Payments to new schools are made after the school opens, and after the school’s entitlement has been calculated from a compliant application. For a school that opens before August, the estimated entitlement uses the initial student cohort from when the school starts to deliver education (opens). Entitlements are then updated with the actual student numbers from the August census day.

For new school approvals, the proportion of the entitlement paid as an initial amount is shown below, with the balance paid in October to take into account data from the August student census:

  • for approvals before July, the payment is a 50 per cent advance, calculated from their estimated entitlement
  • for approvals from July to August, the payment is a 75 per cent advance, calculated from their estimated entitlement
  • for approvals after August, the payment is 100 per cent of their actual entitlement (using student census data).

Further information on Commonwealth funding for a new school is available from

State Government funding 

State Government funding, for registered schools operating not-for-profit, is aligned with the the Commonwealth’s funding model with the Commonwealth determining each schools’ funding entitlement. The Commonwealth pays 80% and the NSW Government pays 20% of the funding entitlement. The NSW Department of Education (DoE) Non-Government Schools Unitmanages the payment of State Government funding to NSW non-government schools.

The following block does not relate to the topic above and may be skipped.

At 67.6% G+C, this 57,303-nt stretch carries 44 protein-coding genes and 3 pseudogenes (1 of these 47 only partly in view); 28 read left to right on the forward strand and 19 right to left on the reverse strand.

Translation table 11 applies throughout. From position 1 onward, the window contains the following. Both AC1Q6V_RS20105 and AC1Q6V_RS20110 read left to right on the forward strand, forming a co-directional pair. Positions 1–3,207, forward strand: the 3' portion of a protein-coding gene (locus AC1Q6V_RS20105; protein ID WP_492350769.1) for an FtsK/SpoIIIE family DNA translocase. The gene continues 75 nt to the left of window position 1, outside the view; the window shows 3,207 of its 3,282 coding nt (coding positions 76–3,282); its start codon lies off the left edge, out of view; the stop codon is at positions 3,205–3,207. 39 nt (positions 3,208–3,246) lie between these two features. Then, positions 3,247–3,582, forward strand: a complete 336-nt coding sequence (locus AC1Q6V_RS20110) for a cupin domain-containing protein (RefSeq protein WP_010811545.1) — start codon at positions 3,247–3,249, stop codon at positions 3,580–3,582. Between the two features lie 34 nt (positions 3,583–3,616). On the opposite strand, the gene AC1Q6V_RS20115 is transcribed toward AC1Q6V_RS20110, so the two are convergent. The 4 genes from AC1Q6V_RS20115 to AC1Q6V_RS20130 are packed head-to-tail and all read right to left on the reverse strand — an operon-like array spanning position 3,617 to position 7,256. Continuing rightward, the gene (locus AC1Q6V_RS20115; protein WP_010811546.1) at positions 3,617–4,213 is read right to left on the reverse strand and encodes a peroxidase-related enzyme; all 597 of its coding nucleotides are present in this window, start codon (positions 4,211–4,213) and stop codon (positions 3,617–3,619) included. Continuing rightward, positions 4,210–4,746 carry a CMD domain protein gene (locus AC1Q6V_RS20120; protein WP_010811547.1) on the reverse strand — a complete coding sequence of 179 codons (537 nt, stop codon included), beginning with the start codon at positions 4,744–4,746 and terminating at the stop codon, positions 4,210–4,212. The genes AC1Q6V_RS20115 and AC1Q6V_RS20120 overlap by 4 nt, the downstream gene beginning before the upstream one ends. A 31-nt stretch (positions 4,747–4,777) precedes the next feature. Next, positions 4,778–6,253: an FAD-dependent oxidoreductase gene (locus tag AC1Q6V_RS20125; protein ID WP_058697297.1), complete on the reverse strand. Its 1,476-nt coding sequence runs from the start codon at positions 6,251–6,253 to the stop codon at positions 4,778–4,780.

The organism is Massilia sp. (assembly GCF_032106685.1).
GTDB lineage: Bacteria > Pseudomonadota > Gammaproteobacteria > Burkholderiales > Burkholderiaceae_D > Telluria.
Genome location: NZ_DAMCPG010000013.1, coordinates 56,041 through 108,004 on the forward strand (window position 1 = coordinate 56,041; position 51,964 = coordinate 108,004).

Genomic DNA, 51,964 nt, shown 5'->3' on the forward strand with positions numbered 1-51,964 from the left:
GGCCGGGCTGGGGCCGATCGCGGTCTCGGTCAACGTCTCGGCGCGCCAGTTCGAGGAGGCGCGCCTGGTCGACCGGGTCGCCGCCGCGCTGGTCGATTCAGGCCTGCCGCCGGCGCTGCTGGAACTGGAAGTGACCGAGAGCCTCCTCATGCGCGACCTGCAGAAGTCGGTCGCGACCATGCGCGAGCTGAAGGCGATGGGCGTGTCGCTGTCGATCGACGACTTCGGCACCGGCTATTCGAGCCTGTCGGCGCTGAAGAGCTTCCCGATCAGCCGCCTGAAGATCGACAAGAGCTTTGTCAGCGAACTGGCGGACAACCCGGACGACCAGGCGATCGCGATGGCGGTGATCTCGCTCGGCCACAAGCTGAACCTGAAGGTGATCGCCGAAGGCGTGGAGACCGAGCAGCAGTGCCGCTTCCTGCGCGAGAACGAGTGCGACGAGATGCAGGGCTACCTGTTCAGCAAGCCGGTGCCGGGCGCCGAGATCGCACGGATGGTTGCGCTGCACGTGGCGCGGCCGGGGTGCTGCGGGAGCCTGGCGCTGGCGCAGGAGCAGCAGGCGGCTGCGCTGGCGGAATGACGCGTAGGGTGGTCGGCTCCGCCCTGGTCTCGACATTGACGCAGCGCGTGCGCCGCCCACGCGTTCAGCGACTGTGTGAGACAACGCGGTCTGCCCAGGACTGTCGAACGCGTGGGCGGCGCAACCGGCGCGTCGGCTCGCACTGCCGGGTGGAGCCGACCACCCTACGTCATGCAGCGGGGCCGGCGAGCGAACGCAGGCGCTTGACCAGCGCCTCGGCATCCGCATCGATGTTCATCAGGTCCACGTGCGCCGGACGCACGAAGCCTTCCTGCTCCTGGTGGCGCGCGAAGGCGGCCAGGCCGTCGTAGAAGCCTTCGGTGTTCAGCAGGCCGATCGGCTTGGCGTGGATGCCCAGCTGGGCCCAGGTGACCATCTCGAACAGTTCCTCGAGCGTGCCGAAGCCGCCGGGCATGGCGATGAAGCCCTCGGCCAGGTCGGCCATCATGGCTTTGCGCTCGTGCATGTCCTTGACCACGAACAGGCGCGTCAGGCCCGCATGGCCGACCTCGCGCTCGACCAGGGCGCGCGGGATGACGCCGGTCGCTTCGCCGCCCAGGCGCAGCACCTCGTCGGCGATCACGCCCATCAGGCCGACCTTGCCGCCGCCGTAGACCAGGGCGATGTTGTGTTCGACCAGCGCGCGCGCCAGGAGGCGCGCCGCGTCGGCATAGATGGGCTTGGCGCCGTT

Further information about NSW non-government school funding is available here.

Teacher accreditation and Teacher Accreditation Authorities

As all teachers delivering the NESA curriculum, and all early childhood teachers working in an approved early childhood centre, are required to be accredited, all NSW schools are required, as part of school registration requirements, to have an approved Teacher Accreditation Authority (TAA). This can be achieved either by the school operating its own approved TAA, or by having a formal written agreement with an external TAA approved by NESA. 

The NESA Guidelines for the Regulation of Teacher Accreditation Authorities for Non-government Schools and Early Childhood Education Centres set out the requirements for schools to operate an approved TAA. Independent schools may apply for AISNSW to act as their TAA through the Independent Schools Teacher Accreditation Authority (ISTAA). Enquiries about ISTAA may be directed to Estelle Lewis, Head, Teacher Accreditation, at

AISNSW Support for New Schools

The AISNSW may be able to provide further support prior to your school obtaining registration, through referral to a number of experienced NSW school principals who can provide support as consultants in drafting school policies and assisting to draft curriculum documents which are required for your application to NESA for registration and/or accreditation.

If you are interested in applying for membership of the Association of Independent Schools of NSW (AISNSW), once registered with NESA, please contact Michael Carr, Deputy Chief Executive, by email at